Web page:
Typical duties could include meeting clients, creating design briefs in line with clients’ requirements, working to create media products using a wide range of technologies, keeping up-to-date with emerging technologies, and working as part of a multimedia team (eg with printers, photographers, web developers etc).

Skills and experience required

The skills required for Media and multimedia vary widely depending on the role. You should research individual job profiles through careers websites such as Prospects (see ‘Useful websites for further information’). For all roles, however, it is likely you will need to demonstrate both general personal skills and relevant technical skills. You’ll also need to keep up-to-date with technological developments in your chosen path, and develop new skills when necessary (eg learning new design software).

General skills you may need to demonstrate could include:

  • Communication skills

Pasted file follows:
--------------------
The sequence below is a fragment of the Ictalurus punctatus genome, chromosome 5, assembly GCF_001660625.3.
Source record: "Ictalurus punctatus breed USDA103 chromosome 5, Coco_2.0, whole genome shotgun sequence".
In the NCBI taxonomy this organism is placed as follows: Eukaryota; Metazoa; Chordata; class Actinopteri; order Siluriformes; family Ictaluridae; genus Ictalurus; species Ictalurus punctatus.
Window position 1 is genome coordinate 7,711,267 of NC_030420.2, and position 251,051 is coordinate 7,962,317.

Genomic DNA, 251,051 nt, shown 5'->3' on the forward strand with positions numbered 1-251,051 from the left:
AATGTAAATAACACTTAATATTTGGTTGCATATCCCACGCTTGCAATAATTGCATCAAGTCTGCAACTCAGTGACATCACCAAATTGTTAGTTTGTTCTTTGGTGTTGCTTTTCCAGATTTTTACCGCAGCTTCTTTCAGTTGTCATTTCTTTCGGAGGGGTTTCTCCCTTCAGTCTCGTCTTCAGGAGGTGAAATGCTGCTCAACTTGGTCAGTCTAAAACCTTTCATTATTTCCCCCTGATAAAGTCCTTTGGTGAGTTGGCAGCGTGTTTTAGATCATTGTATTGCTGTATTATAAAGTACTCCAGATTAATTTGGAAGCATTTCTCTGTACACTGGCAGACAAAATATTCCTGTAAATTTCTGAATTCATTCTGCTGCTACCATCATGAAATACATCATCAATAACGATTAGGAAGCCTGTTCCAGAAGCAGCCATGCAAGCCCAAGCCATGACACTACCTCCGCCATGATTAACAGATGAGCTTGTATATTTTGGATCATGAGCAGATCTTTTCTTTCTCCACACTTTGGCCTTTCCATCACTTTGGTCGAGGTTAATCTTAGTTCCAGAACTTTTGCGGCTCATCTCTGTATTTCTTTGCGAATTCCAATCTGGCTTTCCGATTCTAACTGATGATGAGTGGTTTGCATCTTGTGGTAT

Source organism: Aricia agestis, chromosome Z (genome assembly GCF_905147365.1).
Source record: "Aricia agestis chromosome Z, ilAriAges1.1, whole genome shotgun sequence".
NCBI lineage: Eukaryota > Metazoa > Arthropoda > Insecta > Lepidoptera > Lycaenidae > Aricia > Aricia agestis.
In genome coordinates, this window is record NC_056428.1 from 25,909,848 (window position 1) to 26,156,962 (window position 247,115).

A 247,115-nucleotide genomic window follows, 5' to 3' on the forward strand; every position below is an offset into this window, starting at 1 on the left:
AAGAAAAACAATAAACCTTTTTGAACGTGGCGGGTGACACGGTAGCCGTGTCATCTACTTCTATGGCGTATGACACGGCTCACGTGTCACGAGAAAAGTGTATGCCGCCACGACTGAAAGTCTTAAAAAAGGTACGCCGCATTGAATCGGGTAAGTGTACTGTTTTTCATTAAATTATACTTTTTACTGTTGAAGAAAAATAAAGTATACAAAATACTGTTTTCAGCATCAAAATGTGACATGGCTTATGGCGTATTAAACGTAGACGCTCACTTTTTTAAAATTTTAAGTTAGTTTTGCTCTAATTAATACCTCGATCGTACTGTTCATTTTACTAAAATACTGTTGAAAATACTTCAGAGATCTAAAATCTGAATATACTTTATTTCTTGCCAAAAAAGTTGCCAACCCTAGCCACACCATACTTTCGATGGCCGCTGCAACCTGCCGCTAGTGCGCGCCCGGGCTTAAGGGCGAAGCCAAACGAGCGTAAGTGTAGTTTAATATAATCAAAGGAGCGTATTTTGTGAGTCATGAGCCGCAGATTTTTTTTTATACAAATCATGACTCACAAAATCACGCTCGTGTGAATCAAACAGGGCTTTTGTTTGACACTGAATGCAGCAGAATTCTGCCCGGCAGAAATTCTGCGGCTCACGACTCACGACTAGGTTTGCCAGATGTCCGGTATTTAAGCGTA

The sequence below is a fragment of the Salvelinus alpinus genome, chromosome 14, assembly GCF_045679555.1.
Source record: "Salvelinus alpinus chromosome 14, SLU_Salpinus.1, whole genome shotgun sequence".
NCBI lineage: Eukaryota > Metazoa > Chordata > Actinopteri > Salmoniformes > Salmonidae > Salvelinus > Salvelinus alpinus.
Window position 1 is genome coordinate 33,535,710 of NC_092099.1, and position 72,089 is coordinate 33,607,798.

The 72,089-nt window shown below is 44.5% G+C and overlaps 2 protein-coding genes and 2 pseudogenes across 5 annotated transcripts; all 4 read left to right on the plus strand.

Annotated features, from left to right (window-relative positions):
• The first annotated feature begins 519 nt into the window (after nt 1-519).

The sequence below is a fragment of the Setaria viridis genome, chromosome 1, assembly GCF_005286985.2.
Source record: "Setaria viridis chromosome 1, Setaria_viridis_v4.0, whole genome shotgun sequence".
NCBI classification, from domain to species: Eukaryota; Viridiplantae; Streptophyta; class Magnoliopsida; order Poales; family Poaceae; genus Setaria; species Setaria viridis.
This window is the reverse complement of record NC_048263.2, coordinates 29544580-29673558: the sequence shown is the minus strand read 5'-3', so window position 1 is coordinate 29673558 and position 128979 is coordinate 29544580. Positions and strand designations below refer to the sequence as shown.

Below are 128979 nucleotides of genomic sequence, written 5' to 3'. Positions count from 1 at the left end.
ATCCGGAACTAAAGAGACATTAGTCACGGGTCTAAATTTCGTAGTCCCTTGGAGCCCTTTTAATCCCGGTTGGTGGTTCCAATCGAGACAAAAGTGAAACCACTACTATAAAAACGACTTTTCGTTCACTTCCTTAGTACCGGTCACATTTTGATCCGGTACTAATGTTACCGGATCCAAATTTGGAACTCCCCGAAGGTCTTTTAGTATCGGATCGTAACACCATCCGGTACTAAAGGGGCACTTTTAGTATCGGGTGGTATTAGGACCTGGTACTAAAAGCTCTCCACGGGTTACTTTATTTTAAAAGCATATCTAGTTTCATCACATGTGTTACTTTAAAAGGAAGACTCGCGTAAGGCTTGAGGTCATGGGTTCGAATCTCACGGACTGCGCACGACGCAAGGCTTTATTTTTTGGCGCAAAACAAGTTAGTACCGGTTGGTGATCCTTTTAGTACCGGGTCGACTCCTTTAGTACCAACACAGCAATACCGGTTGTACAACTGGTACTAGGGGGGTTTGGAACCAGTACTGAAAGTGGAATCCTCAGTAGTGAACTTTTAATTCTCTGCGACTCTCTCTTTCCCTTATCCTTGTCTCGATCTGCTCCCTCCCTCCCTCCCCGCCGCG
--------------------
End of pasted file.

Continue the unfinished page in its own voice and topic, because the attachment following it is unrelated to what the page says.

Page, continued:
• Analytical skills
  • Team work
  • Problem-solving
  • Creativity
  • Detail-oriented approach to your work
  • Presentation skills

The level and nature of technical skills required depends on the individual role and the employer. For example, you may need to demonstrate experience in coding (HTML, CSS, Javascript), programming (.net, ASP, PHP), design & graphics (InDesign, Illustrator, Photoshop) and content management systems (Wordpress, Adobe Business Catalyst, Joomla). A lot of learning is on the job however, and your employer should support you through various courses and in-house training.